A yearly global fire history is a prerequisite for quantifying the contribution of previous fires to the past and present global carbon budget. Vegetation fires can have both direct (combustion) and long-term indirect effects on the carbon cycle. Every fire influences the ecosystem carbon budget for many years, as a consequence of internal reorganization, decomposition of dead biomass, and regrowth. We used a two-step process to estimate these effects. First we synthesized the available data available for the 1980s or 1990s ...

 

The FAOSTAT database of greenhouse gas emissions from agriculture - IOPscience

  
Environmental Research Letters, Vol. 8, No. 1. (2013), 015009, https://doi.org/10.1088/1748-9326/8/1/015009

Abstract

Greenhouse gas (GHG) emissions from agriculture, including crop and livestock production, forestry and associated land use changes, are responsible for a significant fraction of anthropogenic emissions, up to 30% according to the Intergovernmental Panel on Climate Change (IPCC). Yet while emissions from fossil fuels are updated yearly and by multiple sources—including national-level statistics from the International Energy Agency (IEA)—no comparable efforts for reporting global statistics for agriculture, forestry and other land use (AFOLU) emissions exist: the latest complete assessment was the ...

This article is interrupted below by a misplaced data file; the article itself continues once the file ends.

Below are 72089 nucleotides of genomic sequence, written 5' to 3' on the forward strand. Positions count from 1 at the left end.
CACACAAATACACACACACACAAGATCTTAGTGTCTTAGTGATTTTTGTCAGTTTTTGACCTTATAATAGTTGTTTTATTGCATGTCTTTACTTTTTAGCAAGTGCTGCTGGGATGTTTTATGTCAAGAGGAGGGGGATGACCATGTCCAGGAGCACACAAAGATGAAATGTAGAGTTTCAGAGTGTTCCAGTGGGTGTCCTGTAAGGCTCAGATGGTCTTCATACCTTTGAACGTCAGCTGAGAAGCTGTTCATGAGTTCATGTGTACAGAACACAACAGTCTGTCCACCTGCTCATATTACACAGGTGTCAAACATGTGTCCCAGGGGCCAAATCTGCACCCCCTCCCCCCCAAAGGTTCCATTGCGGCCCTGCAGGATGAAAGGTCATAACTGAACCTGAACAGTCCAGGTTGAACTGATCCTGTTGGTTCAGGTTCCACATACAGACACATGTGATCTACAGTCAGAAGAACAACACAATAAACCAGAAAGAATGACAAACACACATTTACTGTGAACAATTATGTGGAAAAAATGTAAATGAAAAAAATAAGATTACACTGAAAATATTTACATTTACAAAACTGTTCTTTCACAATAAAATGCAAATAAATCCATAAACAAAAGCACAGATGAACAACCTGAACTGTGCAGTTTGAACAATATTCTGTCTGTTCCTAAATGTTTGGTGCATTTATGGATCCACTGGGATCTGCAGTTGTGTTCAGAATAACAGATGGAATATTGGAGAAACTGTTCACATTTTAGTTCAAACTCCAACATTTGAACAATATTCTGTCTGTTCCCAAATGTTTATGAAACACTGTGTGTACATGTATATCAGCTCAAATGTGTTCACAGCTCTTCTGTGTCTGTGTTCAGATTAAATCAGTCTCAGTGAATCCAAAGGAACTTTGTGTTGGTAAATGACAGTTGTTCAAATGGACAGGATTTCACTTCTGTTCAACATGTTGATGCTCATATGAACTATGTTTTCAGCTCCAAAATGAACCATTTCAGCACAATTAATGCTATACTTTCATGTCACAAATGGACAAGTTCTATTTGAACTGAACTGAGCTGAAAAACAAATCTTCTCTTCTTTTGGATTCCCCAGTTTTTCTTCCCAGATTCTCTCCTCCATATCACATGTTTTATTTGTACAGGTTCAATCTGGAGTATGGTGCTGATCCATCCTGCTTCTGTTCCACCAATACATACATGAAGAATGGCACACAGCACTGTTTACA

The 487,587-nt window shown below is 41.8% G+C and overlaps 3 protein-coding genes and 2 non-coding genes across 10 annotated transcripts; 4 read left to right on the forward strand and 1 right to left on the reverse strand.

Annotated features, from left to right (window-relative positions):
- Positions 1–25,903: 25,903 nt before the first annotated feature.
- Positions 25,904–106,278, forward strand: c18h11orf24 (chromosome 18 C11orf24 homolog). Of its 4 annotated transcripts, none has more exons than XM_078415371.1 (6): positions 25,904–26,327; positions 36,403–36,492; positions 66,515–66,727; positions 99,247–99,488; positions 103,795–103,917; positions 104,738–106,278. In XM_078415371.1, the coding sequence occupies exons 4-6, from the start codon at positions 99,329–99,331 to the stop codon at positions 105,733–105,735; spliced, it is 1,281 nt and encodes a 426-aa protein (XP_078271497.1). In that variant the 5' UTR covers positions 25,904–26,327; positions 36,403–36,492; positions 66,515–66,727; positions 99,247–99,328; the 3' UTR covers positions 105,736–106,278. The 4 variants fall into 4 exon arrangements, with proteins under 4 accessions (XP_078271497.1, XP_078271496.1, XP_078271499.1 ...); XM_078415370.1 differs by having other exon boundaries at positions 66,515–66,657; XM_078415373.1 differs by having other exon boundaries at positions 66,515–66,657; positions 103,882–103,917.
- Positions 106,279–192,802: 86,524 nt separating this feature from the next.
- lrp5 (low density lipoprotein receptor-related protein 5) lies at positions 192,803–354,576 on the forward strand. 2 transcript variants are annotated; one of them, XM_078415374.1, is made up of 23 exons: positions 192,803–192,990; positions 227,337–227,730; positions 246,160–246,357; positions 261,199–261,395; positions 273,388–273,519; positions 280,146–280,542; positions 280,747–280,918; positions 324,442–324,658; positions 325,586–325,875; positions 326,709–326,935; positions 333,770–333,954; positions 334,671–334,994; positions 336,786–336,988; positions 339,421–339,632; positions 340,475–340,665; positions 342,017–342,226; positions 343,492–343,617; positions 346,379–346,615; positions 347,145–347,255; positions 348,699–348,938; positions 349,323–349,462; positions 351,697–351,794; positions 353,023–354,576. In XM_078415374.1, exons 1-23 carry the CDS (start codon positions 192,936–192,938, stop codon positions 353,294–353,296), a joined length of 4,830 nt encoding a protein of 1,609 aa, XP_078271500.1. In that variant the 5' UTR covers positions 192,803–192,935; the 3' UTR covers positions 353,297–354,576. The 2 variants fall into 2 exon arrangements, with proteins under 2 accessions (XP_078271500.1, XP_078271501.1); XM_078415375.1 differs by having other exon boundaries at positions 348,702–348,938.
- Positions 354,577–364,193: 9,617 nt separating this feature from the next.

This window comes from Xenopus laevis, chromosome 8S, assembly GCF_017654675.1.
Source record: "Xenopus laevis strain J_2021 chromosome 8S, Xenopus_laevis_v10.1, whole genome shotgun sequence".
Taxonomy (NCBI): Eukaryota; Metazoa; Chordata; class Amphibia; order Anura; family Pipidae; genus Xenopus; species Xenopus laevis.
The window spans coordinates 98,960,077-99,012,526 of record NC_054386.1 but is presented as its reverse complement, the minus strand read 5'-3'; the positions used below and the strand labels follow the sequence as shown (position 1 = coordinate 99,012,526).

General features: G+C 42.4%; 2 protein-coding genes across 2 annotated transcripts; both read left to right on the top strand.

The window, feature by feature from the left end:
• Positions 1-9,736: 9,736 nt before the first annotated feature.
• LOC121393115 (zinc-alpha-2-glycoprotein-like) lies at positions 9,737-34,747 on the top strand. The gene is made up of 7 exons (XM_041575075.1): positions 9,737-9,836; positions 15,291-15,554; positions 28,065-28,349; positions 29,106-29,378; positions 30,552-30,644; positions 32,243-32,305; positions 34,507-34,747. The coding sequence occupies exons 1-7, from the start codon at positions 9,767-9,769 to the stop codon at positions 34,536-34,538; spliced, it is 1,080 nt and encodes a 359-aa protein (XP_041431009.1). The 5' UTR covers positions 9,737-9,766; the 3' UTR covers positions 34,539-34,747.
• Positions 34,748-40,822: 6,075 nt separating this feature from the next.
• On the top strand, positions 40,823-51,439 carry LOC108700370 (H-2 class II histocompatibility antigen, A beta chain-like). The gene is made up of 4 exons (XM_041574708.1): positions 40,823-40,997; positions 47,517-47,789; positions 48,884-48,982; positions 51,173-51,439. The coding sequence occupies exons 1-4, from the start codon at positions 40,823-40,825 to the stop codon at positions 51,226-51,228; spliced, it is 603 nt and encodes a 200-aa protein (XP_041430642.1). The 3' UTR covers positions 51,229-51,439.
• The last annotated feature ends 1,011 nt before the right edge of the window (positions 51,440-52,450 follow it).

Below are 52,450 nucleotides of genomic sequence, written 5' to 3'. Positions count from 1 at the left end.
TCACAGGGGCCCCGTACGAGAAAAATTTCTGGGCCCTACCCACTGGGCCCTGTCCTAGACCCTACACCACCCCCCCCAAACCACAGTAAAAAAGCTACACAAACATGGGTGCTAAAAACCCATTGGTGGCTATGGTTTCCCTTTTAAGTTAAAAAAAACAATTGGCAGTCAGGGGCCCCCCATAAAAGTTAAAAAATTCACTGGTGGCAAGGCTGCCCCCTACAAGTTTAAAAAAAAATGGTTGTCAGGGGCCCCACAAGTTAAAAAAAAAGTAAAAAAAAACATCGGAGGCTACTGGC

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Tackle climate change in Europe

  
In MEPs' Action Plans for a One Planet Europe (2014)

Abstract

[Excerpt] In order to give certainty to investors and a clear position for international negotiations, the EU is developing a new framework of climate and energy laws for 2030. The recent European Parliament own-initiative report on the 2030 climate and energy targets goes further than the agreement reached by the European Council. A major weakness of the Commission’s assessment of the impact of decarbonisation is that it considers only costs, and fail to account for the benefits of climate and energy policies. WWF believes it is not ...

References

  1. DG for Climate Action, 2013. Special Eurobarometer 409 - Climate change. (pp.45-48). TNS Opinion and Social, European Commission, Brussels. http://ec.europa.eu/public_opinion/archives/eb_special_419_400_en.htm#409
  2. European Commission, 2014. Commission staff working document impact assessment: Accompanying the document Communication from the Commission to the European Parliament, the Council, the European Economic and Social Committee and the Committee of the Regions A policy framework for climate and energy in the period from 2020 up to 2030. http://eur-lex.europa.eu/legal-content/EN/ALL/?uri=CELEX:52014SC0015
 

Targeted carbon conservation at national scales with high-resolution monitoring

  
Proceedings of the National Academy of Sciences, Vol. 111, No. 47. (25 November 2014), pp. E5016-E5022, https://doi.org/10.1073/pnas.1419550111

Abstract

[Significance] Land use is a principal driver of carbon emissions, either directly through land change processes such as deforestation or indirectly via transportation and industries supporting natural resource use. To minimize the effects of land use on the climate system, natural ecosystems are needed to offset gross emissions through carbon sequestration. Managing this critically important service must be achieved tactically if it is to be cost-effective. We have developed a high-resolution carbon mapping approach that can identify biogeographically explicit targets for carbon ...

 

Consequences of climate change damages for economic growth